Home Facebook Releases Dedicated Messenger App, Takes Aim At Google Plus Huddles and BlackBerry

Facebook Releases Dedicated Messenger App, Takes Aim At Google Plus Huddles and BlackBerry

Facebook is evolving its mobile messaging system. The company announced this afternoon a new mobile application called Messenger that stands alone from its original platform app. It will be available for Android and iOS and is a dynamic shift away from how Facebook has approached its mobile products, keeping everything within its dedicated platform app. Facebook is now stepping into the territory of Talk for Android and BlackBerry Messenger and is getting closer to having a true unified communications platform.

Messenger is fairly simple. If you have used BlackBerry Messenger before then you should be able to understand Facebook’s newest offering (without the confusing PIN system of BlackBerry). Messenger can also do group chat, which puts it in competition with the Google Plus Huddle function in its mobile app on iOS and Android. What do you think of Facebook’s new Messenger initiative? Is it something you plan on using?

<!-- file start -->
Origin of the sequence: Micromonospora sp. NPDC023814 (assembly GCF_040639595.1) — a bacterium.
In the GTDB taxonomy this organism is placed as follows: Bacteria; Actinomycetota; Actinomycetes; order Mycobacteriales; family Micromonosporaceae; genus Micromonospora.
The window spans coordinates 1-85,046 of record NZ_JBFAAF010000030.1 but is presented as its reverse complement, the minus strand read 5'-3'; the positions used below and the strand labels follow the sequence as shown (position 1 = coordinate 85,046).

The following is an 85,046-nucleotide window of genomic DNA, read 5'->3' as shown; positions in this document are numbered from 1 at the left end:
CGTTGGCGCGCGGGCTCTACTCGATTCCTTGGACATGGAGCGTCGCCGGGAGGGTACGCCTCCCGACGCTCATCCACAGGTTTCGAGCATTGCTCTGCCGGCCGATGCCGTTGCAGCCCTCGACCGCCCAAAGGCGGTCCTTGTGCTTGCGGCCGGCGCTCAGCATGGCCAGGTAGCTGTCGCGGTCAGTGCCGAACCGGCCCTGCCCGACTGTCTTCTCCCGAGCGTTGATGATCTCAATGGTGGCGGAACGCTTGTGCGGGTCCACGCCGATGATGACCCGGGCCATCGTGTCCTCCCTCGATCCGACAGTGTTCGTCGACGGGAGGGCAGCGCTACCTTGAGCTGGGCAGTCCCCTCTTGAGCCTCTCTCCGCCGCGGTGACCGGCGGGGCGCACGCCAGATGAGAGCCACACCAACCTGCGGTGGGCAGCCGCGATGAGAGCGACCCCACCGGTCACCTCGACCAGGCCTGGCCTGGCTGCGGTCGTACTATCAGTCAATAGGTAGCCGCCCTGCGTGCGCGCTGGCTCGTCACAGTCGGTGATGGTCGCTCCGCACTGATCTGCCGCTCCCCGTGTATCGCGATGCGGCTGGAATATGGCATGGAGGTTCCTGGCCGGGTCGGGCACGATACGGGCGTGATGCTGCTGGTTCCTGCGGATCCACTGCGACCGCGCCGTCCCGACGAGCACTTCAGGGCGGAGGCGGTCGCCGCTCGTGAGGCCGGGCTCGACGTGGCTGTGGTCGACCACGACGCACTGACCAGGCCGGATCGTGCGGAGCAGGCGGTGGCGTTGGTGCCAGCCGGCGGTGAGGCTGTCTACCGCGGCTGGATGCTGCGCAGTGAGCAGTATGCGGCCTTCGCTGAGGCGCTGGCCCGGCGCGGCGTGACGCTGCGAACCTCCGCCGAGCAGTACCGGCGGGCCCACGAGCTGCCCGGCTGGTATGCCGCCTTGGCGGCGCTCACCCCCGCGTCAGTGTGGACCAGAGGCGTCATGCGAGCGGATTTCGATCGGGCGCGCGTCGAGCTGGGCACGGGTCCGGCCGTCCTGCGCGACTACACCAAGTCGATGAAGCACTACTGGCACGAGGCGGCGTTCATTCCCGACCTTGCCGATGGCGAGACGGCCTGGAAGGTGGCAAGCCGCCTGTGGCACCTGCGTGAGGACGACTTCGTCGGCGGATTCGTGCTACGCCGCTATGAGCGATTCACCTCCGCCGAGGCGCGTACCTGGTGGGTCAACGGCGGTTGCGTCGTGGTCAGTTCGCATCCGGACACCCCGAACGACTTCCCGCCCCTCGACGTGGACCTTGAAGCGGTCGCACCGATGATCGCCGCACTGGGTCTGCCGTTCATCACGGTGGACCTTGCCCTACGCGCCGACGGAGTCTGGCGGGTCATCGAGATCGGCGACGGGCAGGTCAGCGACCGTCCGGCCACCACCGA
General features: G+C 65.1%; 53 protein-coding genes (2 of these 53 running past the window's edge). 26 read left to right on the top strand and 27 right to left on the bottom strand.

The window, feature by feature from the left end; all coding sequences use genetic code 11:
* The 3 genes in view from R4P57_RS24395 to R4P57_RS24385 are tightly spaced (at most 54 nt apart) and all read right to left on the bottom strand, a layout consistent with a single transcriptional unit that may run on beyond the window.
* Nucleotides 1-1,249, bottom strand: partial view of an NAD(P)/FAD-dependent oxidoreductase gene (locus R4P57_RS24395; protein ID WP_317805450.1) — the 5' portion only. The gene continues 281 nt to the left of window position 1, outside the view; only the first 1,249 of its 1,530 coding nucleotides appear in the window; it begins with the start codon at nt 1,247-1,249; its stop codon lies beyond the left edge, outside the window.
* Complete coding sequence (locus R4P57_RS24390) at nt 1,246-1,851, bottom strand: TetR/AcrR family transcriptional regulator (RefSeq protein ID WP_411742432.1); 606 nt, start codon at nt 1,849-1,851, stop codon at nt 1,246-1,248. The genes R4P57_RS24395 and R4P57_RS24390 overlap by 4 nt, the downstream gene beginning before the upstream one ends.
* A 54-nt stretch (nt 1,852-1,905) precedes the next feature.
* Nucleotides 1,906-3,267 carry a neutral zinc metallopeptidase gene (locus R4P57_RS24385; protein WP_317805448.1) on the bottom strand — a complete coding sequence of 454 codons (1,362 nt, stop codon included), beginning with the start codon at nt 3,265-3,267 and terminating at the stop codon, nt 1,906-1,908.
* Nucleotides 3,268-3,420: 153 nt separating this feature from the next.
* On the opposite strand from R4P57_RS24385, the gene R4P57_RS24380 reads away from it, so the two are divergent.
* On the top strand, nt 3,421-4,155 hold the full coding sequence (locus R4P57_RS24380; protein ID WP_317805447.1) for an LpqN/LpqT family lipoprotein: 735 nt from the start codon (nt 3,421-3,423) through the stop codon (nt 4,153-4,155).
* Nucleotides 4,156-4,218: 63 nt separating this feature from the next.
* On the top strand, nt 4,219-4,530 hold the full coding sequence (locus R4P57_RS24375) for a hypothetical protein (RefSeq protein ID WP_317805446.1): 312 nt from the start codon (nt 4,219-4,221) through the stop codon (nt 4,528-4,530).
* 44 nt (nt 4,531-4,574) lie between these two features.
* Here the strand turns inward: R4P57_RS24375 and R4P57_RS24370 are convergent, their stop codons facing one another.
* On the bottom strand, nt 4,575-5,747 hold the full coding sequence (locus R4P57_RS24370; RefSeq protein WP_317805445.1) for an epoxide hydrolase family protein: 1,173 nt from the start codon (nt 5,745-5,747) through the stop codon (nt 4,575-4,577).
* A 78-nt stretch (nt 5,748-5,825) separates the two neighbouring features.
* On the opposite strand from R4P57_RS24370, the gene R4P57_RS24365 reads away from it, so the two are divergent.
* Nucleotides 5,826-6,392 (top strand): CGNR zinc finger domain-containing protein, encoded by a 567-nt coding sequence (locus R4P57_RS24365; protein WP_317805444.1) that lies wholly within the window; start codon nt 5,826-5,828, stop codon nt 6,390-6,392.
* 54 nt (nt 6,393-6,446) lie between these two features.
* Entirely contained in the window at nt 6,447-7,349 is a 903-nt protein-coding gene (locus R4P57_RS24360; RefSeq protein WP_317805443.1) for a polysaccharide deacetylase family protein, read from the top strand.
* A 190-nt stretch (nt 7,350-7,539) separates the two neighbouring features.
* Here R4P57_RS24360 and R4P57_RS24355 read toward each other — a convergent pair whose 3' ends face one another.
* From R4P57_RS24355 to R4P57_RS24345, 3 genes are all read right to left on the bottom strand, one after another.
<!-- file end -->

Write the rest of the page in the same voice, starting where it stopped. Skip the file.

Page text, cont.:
Facebook Messenger is the product of Beluga, which Facebook acquired in March, right before the start of SXSW. It was started by ex-Google employees Lucy Zhang, Ben Davenport and John Perlow. Beluga was released to Apple’s App Store in November 2010 and must have impressed some developers at Facebook as it was not even six months before Facebook came swooping in.

Zhang wrote the blog post on Facebook announcing Messenger.

“Messenger is a separate app, so it only takes one click to get to your messages or send a new one. Messages are delivered through notifications and texts, so your friends are more likely to get them right away,” Zhang wrote. “You can use Messenger to reach all of your friends – whether they’re on Facebook or in your phone contacts. All you have to do is type the person’s name.”

Dubbed “Project Titan” before it was announced, Messenger is another phase in the rollout of Facebook’s unified inbox. Facebook’s messaging philosophy has three main ideas: 1) seamless messaging, 2) conversation history and 3) the “social inbox.”

Messenger fits well in this philosophy. Messenger updates will be in the “social inbox” but they will also be on the application and via text. It can also add location details in case you want to broadcast to your friends exactly where you are, in case you want to meet up for drinks, pizza, movies or coffee.

Expect more big news to come from Facebook in the mobile space as the details and features of the so-called “Project Spartan” are rolled out within the next several months. Messenger is an interesting, if unoriginal, move by Facebook. Yet, it may just be the tip of the iceberg.

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